I’m one of those people who attract stinging insects. If there’s a solo deer fly, and three people hiking, it will land on, and bite, me. If I walk past a yellow jacket nest I’ll generate the ire of the hive and they’ll attack. If there’s a paper wasp hunting a caterpillar for its supper, it’ll change direction and go for me. The wasp stings are particularly painful. My body reacts rather dramatically. The swelling hardens and red spreads outward from the sting. It’s kept in check with benadryl. So far I haven’t had an anaphylactic shock, but it’s always a possibility.
Hornets, bees and wasps are beneficial insects. Not only are they pollinators, but the wasps and hornets are ravenous eaters of other insects, especially ones that gardeners consider pests. I wish that I could appreciate them, but for some reason to a wasp I’m like the proverbial red cape to a bull. (By the way, the red isn’t what provokes a bull, and I’m not sure what it is about me that switches on the attack mode in stinging insects.) One year paper wasps, unbeknownst to me, made a nest in my green bean tower.
Paper wasps aren’t as aggressive as hornets, but they are defensive of their nest and I was stung three times on the ankle. For several days pain and swelling spread up my leg. It was scary enough that I had to give up on the garden that year.
There are hornets here at Turtle Hill in Maine. When the leaves fall their tell-tale nests are exposed. They look just like the “bee’s nest” that Winnie-the-Pooh desired. (The illustrator got that so wrong! All poor Winnie would have gotten was a stung paw. Wasps don’t make honey.) The hornets high up in the trees tend not to bother me. But paper wasps like to build nests along the house’s eaves and by the doors. If they’re where I am, they’ll go after me. Their nests are flatter and smaller than the hornet’s bulbous nest and difficult to locate and remove.
This spring I was afraid to take Scooter out the back door. The same was true of the front door. I’d seen wasps. They would land on the window and were flying around the eaves. So this year I tried a trick that I found online. I also read online that it was a myth and wouldn’t work. I tried it anyway. The idea is to put up a fake hornet nest by each door. Hornets are territorial and they’ll avoid constructing a new nest if one is already there. However, hornets weren’t my current problem. I hoped that paper wasps were unlikely to forage anywhere near a hornet nest. Perhaps a fake hornet nest would keep my feared nemesis, the paper wasp, in check.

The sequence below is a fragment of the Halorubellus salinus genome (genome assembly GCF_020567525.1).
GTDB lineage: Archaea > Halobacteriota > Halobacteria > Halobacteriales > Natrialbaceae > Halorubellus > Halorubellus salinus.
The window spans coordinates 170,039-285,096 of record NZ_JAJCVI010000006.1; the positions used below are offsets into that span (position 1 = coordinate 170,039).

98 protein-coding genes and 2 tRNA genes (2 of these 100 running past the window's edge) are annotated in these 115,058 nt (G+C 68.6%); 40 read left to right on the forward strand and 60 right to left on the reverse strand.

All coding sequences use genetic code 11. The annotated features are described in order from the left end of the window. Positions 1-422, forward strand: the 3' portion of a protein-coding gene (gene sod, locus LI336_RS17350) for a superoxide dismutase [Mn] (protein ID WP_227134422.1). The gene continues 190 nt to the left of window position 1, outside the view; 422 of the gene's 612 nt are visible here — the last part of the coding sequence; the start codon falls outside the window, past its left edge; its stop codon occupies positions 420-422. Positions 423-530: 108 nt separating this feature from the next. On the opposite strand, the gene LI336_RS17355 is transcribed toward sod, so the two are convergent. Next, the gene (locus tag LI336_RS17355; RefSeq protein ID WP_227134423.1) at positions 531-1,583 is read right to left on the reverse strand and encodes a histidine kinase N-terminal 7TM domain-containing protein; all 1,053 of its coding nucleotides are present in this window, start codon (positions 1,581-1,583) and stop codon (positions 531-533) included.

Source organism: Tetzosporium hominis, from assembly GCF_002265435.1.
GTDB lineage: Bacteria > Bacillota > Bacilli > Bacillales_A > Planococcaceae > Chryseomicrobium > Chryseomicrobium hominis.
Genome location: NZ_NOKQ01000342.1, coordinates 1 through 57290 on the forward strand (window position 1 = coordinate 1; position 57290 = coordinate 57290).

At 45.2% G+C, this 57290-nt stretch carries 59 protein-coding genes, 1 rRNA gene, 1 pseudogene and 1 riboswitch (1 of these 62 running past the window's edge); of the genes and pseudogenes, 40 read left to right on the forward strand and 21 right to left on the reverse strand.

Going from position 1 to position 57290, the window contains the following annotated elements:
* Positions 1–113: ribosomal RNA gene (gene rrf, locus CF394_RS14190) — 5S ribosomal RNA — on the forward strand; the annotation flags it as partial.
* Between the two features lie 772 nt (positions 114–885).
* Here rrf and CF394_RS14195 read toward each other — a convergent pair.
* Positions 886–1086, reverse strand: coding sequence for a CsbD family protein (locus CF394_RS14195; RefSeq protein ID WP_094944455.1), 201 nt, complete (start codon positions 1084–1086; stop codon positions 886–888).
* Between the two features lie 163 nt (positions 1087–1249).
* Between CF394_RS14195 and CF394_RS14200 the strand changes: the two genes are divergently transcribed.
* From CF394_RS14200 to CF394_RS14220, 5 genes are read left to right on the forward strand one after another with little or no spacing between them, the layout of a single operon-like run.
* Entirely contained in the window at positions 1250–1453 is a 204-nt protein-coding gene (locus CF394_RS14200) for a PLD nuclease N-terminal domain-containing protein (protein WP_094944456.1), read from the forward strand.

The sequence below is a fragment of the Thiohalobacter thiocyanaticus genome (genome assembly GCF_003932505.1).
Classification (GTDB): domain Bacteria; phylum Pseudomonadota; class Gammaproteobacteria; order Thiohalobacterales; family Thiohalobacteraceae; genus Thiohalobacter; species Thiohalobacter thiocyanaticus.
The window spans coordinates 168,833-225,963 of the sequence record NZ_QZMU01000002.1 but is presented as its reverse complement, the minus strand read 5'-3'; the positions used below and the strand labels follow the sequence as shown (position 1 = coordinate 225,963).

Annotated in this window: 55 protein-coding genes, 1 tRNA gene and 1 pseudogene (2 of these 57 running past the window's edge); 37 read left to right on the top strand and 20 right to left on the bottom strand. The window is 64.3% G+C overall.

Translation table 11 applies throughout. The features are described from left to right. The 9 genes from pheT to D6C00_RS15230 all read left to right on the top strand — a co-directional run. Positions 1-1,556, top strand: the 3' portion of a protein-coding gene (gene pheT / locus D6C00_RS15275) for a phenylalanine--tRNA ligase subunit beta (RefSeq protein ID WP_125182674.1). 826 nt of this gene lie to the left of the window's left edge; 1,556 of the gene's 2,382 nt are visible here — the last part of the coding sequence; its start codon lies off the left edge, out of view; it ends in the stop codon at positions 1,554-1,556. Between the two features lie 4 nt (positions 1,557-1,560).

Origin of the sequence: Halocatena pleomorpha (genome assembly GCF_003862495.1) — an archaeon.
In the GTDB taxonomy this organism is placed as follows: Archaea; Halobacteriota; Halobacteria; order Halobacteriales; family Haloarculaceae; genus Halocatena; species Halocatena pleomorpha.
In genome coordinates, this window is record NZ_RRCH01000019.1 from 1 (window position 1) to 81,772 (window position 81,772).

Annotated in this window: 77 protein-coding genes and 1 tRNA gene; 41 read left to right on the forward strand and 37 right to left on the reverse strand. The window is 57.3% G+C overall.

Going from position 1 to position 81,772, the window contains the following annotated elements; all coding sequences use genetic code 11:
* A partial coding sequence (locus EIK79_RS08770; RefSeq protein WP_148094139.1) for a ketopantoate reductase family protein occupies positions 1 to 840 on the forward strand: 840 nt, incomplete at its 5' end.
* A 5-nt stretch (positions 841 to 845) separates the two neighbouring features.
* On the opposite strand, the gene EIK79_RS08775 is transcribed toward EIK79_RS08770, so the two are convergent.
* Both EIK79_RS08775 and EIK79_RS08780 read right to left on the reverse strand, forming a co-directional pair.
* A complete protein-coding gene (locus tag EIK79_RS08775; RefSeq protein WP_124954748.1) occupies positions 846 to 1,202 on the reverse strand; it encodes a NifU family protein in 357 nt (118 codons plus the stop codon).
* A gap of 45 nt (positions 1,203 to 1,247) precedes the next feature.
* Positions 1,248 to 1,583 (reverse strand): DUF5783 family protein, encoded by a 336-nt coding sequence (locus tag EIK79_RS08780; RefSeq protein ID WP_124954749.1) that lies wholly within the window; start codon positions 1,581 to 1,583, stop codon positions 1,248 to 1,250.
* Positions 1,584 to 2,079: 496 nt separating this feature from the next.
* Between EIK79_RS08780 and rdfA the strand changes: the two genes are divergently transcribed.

The fake nests seemed to have an immediate effect. All summer the entryways were free of wasps. Then a windstorm took down the decoys. The next day the wasps were back. The fake nests were hung back up.
I can find no research on interspecies wasp territoriality. There’s also nothing on how far apart hornets construct their nests. (I can understand why this wouldn’t be a popular PhD topic!) My success with the fake hornet nests is purely anecdotal. No matter. They’ll come down after the first frost, and they’ll be back up early next spring.
It seems that they’re fooling the wasps.
Not the dragonflies, though!
For an overview of the difference between yellow jackets and hornets, go here.
For a description of the sort of brown wasps I’m describing in this post, go here.